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[kuhd] /kʌd/
the portion of food that a ruminant returns from the first stomach to the mouth to chew a second time.
Dialect. quid1 .
chew one's / the cud, Informal. to meditate or ponder; ruminate.
Origin of cud
before 1000; Middle English; Old English cudu, variant of cwiodu, cwidu; akin to Old High German quiti glue, Sanskrit jatu resin, gum. See quid1 Unabridged
Based on the Random House Dictionary, © Random House, Inc. 2018.
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Examples from the Web for cud
Contemporary Examples
Historical Examples
  • Among these the sheep graze, the donkeys bray, and the cows chew the cud.

    Welsh Fairy Tales William Elliott Griffis
  • Naething ever onybody said cud gar me think different o' him!'

    Heather and Snow George MacDonald
  • More than ever now my father chewed the cud of his great disappointment.

  • Chew you the cud of that until the hangman's coming in the morning.

    The Tavern Knight Rafael Sabatini
  • He had chewed the cud of his own virtue for too long a time, and it had given him a sour stomach.

    Rope Holworthy Hall
  • It had cost as near as she "cud reckon, 'bout two thousan' dollars."

    Among the Pines

    James R. Gilmore
  • If there be aught of memory in him, let him sit and chew the cud thereof.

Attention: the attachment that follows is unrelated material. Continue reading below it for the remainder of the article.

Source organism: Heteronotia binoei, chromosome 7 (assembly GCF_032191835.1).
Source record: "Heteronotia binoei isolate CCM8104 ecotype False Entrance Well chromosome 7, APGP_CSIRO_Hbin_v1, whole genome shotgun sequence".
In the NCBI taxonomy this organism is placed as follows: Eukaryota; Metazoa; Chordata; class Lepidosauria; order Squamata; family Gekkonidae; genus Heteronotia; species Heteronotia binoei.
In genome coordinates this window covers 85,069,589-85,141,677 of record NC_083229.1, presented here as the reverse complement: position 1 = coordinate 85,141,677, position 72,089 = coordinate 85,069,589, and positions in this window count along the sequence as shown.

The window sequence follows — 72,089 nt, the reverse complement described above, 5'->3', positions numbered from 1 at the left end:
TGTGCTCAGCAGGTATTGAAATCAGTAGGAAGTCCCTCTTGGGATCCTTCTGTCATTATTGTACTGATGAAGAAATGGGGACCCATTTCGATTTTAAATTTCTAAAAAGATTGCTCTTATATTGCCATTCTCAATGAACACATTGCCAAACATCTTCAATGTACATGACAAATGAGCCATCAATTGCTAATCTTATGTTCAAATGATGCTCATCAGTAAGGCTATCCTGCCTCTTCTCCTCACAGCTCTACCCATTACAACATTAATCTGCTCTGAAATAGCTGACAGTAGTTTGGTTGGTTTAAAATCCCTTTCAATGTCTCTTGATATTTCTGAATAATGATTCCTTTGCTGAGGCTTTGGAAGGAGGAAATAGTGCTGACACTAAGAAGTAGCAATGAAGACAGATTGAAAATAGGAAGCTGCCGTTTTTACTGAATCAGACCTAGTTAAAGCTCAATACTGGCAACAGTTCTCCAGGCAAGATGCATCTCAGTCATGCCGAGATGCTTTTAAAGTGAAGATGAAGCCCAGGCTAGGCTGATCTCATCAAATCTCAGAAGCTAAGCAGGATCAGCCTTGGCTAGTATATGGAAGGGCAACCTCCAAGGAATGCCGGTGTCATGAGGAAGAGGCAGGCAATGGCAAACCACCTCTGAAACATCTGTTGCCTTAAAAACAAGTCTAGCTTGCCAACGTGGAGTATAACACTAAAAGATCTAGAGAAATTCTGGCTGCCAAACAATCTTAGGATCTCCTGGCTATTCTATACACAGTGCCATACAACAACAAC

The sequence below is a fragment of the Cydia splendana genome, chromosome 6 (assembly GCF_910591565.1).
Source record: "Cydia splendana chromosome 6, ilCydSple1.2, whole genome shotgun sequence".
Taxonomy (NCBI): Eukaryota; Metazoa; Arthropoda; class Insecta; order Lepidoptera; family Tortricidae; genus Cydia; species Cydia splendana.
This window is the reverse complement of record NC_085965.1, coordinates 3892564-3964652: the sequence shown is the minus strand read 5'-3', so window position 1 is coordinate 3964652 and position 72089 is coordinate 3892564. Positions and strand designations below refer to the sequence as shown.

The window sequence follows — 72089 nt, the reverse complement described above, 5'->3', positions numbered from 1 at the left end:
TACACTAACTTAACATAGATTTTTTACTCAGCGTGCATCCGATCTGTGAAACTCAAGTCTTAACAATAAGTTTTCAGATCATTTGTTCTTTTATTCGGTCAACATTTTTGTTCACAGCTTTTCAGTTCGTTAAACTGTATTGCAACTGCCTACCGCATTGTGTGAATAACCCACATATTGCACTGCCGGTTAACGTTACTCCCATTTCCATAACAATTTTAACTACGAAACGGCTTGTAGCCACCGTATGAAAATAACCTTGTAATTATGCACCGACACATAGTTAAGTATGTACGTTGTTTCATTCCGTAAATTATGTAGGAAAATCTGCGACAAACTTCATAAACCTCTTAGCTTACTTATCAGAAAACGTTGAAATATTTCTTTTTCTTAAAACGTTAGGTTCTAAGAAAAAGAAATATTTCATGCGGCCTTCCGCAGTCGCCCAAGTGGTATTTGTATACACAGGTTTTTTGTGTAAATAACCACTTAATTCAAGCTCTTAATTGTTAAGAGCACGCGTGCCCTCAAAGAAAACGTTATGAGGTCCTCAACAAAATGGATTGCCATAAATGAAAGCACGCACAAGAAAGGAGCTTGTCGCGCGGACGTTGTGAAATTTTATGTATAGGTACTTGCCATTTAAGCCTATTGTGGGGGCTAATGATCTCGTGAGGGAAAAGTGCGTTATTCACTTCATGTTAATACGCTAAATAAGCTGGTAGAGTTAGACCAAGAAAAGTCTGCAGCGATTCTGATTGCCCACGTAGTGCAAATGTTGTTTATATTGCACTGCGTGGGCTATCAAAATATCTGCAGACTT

The Frozen Pirate W. Clark Russell
  • In a word, the gum-chewing Americans are trying to chew their cud as did their ancestors.

  • If they didn't, th' best they cud do was to say nawthin' about it.

    Mr. Dooley in Peace and in War

    Finley Peter Dunne
British Dictionary definitions for cud


partially digested food regurgitated from the first stomach of cattle and other ruminants to the mouth for a second chewing
chew the cud, to reflect or think over something
Word Origin
Old English cudu, from cwidu what has been chewed; related to Old Norse kvātha resin (for chewing), Old High German quiti glue, Sanskrit jatu rubber
Collins English Dictionary - Complete & Unabridged 2012 Digital Edition
© William Collins Sons & Co. Ltd. 1979, 1986 © HarperCollins
Publishers 1998, 2000, 2003, 2005, 2006, 2007, 2009, 2012
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Word Origin and History for cud

Old English cudu "cud," earlier cwudu, common Germanic (cf. Old Norse kvaða "resin," Old High German quiti "glue," German Kitt "putty"); perhaps from PIE root *gwet- "resin, gum."

Online Etymology Dictionary, © 2010 Douglas Harper
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cud in Science
Food that has been partly digested and brought up from the first stomach to the mouth again for further chewing by ruminants, such as cattle and sheep.
The American Heritage® Science Dictionary
Copyright © 2002. Published by Houghton Mifflin. All rights reserved.
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